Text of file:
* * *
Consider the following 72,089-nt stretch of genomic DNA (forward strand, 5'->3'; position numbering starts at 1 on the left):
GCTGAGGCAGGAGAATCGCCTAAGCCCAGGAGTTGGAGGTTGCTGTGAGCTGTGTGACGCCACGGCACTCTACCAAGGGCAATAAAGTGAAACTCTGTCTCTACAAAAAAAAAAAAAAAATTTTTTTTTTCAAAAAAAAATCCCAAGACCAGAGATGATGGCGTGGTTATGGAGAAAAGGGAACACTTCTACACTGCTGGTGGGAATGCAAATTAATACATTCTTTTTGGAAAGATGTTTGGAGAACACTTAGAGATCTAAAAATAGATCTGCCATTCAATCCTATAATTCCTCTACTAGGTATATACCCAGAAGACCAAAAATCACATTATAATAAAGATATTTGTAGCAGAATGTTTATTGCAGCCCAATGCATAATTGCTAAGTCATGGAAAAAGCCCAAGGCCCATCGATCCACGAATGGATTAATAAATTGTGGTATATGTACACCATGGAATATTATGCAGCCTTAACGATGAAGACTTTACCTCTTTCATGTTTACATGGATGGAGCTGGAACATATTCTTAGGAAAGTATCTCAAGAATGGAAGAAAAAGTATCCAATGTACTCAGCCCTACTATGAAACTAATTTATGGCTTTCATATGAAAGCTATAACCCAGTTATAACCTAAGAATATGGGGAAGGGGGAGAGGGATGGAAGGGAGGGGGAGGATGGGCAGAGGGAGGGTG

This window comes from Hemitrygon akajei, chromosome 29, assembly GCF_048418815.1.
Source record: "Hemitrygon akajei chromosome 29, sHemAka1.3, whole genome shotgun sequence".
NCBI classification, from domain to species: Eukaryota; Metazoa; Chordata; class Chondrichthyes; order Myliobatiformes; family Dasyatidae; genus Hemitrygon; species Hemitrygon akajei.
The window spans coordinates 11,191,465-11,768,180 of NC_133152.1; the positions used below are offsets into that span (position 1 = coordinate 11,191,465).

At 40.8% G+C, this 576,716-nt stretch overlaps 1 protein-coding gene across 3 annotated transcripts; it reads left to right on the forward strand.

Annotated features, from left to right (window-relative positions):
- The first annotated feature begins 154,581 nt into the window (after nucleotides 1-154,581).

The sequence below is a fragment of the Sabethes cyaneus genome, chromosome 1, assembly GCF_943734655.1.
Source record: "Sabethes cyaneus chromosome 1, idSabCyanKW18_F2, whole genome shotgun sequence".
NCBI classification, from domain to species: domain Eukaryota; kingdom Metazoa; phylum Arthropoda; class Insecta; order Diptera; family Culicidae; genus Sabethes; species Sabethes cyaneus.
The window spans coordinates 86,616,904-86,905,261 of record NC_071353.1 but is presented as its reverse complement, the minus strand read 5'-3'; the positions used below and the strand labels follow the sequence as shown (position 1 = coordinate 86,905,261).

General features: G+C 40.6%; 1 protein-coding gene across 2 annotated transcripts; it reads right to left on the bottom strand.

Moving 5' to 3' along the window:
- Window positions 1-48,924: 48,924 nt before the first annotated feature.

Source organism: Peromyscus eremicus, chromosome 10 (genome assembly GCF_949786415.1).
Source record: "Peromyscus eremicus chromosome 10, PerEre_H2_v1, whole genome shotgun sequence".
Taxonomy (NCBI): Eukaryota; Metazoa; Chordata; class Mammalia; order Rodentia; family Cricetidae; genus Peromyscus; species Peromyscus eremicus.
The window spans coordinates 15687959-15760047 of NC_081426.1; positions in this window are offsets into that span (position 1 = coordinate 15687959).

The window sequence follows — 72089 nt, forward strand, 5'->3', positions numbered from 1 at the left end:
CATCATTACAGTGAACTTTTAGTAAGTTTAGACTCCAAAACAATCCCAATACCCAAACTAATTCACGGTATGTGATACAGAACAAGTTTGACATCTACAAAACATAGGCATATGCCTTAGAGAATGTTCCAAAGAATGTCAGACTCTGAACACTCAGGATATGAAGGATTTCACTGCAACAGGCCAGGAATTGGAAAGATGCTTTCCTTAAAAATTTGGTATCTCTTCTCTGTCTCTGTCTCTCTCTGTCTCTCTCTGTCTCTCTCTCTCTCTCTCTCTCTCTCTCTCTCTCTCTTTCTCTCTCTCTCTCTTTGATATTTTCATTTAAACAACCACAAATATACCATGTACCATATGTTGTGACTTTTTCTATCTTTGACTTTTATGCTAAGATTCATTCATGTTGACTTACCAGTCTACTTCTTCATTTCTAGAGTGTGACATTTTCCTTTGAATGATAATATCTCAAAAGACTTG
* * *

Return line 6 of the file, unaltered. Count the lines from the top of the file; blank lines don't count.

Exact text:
The window spans coordinates 11,191,465-11,768,180 of NC_133152.1; the positions used below are offsets into that span (position 1 = coordinate 11,191,465).